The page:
Carmen Maria Machado - “Her Body and Other Parties”

I had a funny synchronicity experience with this book where right at the time I started reading it, the writer Carmen Maria Machado happened to be guest hosting on a horror movie podcast I was listening to. So I suddenly had a lot of time with her, through her own horror / fantasy related writing and through her ideas about the horror films she was analyzing on this podcast. She was a good companion for the horrific unreality of living through a major mass death event. A lot of Machado’s stories revolve around death and violence, and a few coincidentally deal with catastrophic viruses and plagues (even though all of these stories were written before Covid).

My favorite story in this collection, “Real Women Have Bodies”, revolves around a mysterious plague that makes women become incorporeal — certain women wake up to find they’ve become slightly translucent and then gradually lose their physical bodies before just disappearing into thin air. The main character works for a dressmaker and finds that the invisible ghosts of these women have been sewing themselves into dresses to give themselves physical form. I don’t want to ride the metaphor too hard, but something resonated about the idea of losing a physical self. I feel like throughout the pandemic I’ve felt like my disconnection from friends and from the world of music made me feel a tremendous sense of unreality around myself and my body. Like not having other people around to talk to or things to see and do created a dream-like, or sort of tenuous or unstable atmosphere in my everyday life, like my connection to the real felt kind of thin. That isn’t what this story is about but it fit with my experience in an eerie way. Machado’s stories feel like allegories to me, or like old fables with a strong sense of moral judgment and poetic justice. They’re formally almost like children’s stories (even though most of the stories are about sex and violence)— there’s something about them that seems to be reaching for a deeper allegorical logic. This one and “Inventory” are both pretty spooky to read during a pandemic.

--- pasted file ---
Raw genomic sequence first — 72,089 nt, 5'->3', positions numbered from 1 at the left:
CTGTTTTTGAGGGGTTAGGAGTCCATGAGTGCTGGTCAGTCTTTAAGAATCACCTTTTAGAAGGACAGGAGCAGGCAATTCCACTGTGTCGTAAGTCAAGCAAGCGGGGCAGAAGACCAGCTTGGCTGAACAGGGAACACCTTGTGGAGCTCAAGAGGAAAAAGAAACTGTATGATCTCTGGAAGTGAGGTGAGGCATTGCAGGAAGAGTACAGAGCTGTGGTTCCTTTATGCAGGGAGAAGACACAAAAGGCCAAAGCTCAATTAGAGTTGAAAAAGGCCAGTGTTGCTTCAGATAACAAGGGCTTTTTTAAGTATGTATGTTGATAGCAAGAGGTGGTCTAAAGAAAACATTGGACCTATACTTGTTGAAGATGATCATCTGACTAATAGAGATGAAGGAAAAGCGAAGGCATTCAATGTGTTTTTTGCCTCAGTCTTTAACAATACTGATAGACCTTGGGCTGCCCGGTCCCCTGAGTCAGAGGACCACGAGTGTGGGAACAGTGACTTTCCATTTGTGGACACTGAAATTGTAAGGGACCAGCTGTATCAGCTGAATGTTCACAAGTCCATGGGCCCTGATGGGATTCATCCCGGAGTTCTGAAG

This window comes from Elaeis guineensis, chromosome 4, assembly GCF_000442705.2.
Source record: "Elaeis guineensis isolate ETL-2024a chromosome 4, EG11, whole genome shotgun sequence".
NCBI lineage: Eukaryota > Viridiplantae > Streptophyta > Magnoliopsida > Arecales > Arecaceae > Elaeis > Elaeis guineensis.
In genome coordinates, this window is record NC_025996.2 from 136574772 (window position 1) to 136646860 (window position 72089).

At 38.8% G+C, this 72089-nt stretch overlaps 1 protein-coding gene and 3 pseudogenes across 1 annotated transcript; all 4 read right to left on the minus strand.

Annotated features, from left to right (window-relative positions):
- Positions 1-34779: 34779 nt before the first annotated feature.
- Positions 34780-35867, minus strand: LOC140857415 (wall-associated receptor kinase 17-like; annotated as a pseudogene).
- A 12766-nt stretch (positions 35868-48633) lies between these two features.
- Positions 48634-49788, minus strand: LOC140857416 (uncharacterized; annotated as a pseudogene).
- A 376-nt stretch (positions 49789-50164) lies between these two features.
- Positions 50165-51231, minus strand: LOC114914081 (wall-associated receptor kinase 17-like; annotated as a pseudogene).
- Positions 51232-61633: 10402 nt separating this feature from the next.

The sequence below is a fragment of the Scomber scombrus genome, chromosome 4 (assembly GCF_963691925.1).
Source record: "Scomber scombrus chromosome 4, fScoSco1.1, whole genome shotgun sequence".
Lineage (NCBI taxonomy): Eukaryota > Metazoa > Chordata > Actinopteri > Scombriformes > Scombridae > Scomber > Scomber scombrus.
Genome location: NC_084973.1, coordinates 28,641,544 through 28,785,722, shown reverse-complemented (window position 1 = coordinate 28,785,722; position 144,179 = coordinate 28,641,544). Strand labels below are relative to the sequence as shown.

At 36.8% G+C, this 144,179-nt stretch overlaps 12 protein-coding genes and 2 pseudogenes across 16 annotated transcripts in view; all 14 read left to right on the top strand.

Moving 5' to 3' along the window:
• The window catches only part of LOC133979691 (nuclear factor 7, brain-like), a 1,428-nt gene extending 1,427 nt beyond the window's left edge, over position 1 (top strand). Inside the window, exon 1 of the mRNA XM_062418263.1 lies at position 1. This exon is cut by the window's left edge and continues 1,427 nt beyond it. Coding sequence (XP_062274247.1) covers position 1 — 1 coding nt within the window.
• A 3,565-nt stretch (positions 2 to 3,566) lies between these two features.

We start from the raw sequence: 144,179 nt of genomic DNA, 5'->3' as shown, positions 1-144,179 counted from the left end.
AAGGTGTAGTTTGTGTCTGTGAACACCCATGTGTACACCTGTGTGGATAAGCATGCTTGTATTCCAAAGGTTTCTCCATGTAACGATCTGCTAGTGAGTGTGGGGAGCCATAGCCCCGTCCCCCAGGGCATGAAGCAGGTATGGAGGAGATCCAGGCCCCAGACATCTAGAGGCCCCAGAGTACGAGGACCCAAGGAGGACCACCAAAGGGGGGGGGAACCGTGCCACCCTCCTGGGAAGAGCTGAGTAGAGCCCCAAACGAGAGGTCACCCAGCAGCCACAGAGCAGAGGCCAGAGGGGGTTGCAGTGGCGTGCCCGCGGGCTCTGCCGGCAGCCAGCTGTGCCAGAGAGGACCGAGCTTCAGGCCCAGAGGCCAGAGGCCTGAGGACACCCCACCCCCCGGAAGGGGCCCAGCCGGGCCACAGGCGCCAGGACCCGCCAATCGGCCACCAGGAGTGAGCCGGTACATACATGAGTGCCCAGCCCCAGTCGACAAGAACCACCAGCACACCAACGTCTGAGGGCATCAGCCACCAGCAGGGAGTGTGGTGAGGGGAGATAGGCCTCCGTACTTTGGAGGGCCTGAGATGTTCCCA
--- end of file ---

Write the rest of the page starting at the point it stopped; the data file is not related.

Puzzle of Pieter Breughel’s Netherlandish Proverbs

I used the opportunity of being stuck inside for months to start a 3000 piece puzzle of Pieter Breughel’s Netherlandish Proverbs. The puzzle is huge. I’ve been working on it since April and I think I’m like halfway through. Doing a puzzle this big is cool because it makes you slow down and interpret small visual details with a lot more care. I’ve always been a fan of Breughel but have never spent this much time looking at one of his paintings (or any painting). I know this painting more intimately than any song or book I’ve ever read. I recommend puzzling as a meditative practice — especially if you are an overactive or anxious thinker like me, I believe that you can find a lot of peace in paring your life down to fitting puzzle pieces together and working on a project so big. It is its own reward!